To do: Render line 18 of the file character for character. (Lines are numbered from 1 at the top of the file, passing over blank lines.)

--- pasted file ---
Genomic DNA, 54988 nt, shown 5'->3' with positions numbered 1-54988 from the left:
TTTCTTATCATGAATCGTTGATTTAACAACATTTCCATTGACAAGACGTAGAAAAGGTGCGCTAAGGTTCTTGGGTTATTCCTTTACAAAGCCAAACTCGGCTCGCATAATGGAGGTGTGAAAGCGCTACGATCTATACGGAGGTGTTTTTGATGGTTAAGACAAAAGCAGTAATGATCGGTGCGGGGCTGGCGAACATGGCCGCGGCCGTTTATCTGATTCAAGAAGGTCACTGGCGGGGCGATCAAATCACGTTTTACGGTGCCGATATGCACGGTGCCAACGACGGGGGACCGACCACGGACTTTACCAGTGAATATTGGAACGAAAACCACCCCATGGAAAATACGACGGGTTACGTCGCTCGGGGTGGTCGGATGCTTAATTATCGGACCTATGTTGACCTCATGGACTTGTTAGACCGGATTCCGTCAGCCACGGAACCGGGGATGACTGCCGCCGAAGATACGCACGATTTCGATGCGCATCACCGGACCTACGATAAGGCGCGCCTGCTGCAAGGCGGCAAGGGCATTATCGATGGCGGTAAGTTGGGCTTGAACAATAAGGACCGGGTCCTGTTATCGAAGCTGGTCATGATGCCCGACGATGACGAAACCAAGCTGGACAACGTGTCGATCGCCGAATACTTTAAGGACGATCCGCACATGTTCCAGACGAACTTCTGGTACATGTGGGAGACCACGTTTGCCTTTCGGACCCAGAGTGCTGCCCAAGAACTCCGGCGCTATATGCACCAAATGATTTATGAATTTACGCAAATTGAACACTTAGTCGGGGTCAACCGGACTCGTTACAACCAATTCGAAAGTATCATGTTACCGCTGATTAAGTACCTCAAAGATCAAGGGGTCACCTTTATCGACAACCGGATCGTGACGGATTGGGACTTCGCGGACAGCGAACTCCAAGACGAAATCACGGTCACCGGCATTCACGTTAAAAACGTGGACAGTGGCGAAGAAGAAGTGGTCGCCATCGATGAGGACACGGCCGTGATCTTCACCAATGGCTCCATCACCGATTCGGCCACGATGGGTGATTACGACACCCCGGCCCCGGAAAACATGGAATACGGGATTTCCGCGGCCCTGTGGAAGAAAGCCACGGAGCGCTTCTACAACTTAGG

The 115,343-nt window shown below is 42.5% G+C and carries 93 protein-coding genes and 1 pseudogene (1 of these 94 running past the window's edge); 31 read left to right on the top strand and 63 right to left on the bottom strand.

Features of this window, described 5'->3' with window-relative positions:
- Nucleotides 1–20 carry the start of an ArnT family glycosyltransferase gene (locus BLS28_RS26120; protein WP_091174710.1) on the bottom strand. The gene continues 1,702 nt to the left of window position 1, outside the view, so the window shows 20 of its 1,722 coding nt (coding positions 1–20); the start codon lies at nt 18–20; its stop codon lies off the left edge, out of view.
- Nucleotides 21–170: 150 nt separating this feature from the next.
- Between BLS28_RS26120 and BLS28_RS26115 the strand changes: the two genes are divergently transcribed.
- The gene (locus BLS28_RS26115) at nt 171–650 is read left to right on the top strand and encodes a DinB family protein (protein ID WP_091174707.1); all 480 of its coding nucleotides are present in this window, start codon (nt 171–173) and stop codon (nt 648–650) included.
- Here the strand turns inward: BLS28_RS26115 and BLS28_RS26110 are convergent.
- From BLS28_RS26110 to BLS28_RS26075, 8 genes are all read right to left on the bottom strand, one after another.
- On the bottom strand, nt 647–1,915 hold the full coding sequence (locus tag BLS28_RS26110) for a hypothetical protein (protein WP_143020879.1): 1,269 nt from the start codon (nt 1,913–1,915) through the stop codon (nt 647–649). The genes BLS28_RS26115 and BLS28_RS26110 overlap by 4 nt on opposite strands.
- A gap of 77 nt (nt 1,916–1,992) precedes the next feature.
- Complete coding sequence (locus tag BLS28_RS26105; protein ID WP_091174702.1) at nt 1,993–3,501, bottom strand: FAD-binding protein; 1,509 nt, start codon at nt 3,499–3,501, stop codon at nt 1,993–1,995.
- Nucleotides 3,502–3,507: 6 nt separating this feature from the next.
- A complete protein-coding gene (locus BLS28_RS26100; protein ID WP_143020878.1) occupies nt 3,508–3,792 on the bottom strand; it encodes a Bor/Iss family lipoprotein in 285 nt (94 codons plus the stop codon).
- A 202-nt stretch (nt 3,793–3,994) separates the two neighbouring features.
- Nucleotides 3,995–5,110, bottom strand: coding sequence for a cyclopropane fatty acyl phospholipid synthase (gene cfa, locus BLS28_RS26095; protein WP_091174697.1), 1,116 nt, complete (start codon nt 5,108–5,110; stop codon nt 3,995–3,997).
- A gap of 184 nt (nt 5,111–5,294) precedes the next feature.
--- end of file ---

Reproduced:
- A gap of 184 nt (nt 5,111–5,294) precedes the next feature.